Many Minority Employees Feel That Their Careers Are Hampered By Discrimination
It’s hard to believe that more than fifty years after the passage of the Civil Rights Act, workers around the world still face discrimination in the workplace. In the United States, being able to have a safe workplace that is free of discrimination or harassment is guaranteed by federal law. It is certainly a reasonable expectation that everyone has an equal opportunity under the law. In spite of this, however, discrimination still occurs. In a recent article which appeared on the Personnel Today website, officials with the Chartered Institute of Personnel Development (CIPD) indicated that one in five black and minority ethnic (BAME) employees surveyed believe that their careers had been hampered by discrimination in the workplace compared to just 11% of British workers who are white.
While only 10% of white workers in the UK felt that success was an important part of their lives, 25% of BAME workers felt more strongly about promotion and success on the job.
Of those participating in the UK survey, BAME employees were also more desirous of being able to see people of their same ethnic and racial background succeeding within the organizations where they worked and seeing diversity at senior levels of an organization would provide more of a sense of well-being and equality within the workplace.
For BAME respondents in the survey, nearly a fourth (23%) believes that having mentoring would also help them feel their workplace to be more diverse and secure for them as workers.
Both BAME and white workers felt that having training and development through management would help them with their personal career ambitions, and yet only 43% of workers responding in the survey felt that the manager who was their direct report had any discussions regarding training and development needs with them at all. This has left roughly a third of all respondents feeling as if their professional aspirations were not being met.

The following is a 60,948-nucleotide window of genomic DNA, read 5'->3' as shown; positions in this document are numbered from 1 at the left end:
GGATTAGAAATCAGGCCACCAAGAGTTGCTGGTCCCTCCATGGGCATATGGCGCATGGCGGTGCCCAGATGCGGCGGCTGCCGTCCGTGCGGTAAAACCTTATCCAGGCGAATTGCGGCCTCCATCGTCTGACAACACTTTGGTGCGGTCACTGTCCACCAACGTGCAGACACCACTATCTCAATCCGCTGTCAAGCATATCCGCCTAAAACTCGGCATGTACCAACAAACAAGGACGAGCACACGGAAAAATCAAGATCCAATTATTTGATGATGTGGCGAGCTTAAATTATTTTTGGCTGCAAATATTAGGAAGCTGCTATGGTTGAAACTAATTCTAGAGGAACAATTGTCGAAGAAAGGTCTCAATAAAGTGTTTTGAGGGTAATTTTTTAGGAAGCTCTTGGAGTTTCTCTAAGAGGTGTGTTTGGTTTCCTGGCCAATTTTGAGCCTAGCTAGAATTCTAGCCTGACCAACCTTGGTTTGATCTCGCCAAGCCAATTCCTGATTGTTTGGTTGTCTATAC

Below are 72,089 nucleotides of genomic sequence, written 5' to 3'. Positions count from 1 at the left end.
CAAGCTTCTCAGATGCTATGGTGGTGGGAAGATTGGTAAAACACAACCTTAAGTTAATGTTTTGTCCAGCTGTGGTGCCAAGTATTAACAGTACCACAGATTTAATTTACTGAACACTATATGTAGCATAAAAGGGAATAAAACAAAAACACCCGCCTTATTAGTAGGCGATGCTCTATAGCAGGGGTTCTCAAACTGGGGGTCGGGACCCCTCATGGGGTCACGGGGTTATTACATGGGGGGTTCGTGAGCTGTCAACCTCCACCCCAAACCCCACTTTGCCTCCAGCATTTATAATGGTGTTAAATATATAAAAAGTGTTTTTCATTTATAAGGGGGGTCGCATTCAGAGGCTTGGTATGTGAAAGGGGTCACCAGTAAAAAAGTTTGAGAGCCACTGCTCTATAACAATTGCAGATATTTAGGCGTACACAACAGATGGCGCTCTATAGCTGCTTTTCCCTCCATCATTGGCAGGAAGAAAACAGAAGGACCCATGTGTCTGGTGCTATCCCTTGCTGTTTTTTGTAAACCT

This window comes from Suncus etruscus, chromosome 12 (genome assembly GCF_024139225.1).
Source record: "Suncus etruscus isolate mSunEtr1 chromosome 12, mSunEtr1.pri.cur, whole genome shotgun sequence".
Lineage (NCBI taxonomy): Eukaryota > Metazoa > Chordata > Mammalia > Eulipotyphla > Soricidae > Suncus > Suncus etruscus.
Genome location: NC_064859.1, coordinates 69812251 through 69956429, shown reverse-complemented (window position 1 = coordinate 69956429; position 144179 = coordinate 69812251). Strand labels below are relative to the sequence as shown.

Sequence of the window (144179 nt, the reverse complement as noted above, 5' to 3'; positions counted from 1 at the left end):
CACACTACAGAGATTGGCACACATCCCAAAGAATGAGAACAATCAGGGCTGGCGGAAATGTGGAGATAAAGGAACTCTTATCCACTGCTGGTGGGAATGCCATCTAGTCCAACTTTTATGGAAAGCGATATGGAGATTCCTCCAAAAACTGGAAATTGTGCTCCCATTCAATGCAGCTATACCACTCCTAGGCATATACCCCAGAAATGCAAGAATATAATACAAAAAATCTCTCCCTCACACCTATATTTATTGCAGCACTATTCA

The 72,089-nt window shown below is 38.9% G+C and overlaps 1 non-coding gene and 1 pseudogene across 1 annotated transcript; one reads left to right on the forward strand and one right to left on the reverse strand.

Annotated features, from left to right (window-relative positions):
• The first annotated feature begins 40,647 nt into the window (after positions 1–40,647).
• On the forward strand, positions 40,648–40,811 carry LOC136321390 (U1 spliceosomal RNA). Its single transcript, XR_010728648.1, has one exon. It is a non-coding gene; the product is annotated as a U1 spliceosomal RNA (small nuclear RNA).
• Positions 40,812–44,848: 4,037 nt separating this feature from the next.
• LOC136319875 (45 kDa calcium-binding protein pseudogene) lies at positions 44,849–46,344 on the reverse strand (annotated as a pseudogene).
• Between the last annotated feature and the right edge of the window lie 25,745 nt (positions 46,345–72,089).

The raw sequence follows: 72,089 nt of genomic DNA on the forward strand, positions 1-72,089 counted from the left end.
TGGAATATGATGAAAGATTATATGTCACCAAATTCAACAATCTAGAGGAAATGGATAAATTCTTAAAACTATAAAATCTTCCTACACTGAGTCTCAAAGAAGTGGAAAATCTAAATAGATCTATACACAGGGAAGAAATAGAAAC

“Everyone has the right to bring their whole selves to work without fear of prejudice or victimization and employers have a duty to provide a workplace that delivers that,” says Dr. Jill Miller, diversity and inclusion adviser at the CIPD.
She finds that discrimination in the workplace is unacceptable and that, “Progress is crucial.” Dr. Miller further suggests that line managers and organizations on the whole need to help their workers develop necessary skills.
According to Baroness McGregor-Smith, who authored a report on race in the workplace published at the beginning of 2017, asserts that progress in this area has been “too slow and uneven.” Her solution for helping to lessen the pay gap is by publishing them to show where the inconsistencies lie in terms of pay and race. The CIPD echoed Baroness McGregor-Smith’s opinion on the matter and has also called for race pay gap reporting so that the UK Government and businesses can help improve these issues surrounding discrimination whether overt or unconscious in nature.
Discrimination is now front and center in the minds of many workers today. Increased awareness in the news and on social media has brought issues of harassment and discrimination into even greater scrutiny. Solving these issues in the workplace is complex and takes a careful, conscientious approach.
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